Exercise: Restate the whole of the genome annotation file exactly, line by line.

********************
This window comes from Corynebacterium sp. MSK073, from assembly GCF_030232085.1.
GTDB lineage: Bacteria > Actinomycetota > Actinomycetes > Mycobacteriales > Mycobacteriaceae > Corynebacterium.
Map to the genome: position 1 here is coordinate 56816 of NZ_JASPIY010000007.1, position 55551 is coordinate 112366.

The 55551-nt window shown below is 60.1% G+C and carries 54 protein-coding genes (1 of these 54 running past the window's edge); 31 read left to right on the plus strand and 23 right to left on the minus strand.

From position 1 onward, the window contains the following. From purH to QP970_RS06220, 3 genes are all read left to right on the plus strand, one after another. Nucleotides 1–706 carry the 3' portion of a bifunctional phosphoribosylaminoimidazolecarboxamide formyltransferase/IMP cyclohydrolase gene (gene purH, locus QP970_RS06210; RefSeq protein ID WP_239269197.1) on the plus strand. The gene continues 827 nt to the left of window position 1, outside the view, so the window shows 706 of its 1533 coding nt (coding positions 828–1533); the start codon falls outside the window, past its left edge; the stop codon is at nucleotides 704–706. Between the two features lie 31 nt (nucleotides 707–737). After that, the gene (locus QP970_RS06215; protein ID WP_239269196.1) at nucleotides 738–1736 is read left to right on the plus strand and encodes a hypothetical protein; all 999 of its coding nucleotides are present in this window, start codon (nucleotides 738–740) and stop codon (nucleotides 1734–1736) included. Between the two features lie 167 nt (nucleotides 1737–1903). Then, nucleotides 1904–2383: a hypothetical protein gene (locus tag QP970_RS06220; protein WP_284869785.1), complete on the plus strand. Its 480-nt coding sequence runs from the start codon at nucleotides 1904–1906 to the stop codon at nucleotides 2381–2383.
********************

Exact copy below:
This window comes from Corynebacterium sp. MSK073, from assembly GCF_030232085.1.
GTDB lineage: Bacteria > Actinomycetota > Actinomycetes > Mycobacteriales > Mycobacteriaceae > Corynebacterium.
Map to the genome: position 1 here is coordinate 56816 of NZ_JASPIY010000007.1, position 55551 is coordinate 112366.

The 55551-nt window shown below is 60.1% G+C and carries 54 protein-coding genes (1 of these 54 running past the window's edge); 31 read left to right on the plus strand and 23 right to left on the minus strand.

From position 1 onward, the window contains the following. From purH to QP970_RS06220, 3 genes are all read left to right on the plus strand, one after another. Nucleotides 1–706 carry the 3' portion of a bifunctional phosphoribosylaminoimidazolecarboxamide formyltransferase/IMP cyclohydrolase gene (gene purH, locus QP970_RS06210; RefSeq protein ID WP_239269197.1) on the plus strand. The gene continues 827 nt to the left of window position 1, outside the view, so the window shows 706 of its 1533 coding nt (coding positions 828–1533); the start codon falls outside the window, past its left edge; the stop codon is at nucleotides 704–706. Between the two features lie 31 nt (nucleotides 707–737). After that, the gene (locus QP970_RS06215; protein ID WP_239269196.1) at nucleotides 738–1736 is read left to right on the plus strand and encodes a hypothetical protein; all 999 of its coding nucleotides are present in this window, start codon (nucleotides 738–740) and stop codon (nucleotides 1734–1736) included. Between the two features lie 167 nt (nucleotides 1737–1903). Then, nucleotides 1904–2383: a hypothetical protein gene (locus tag QP970_RS06220; protein WP_284869785.1), complete on the plus strand. Its 480-nt coding sequence runs from the start codon at nucleotides 1904–1906 to the stop codon at nucleotides 2381–2383.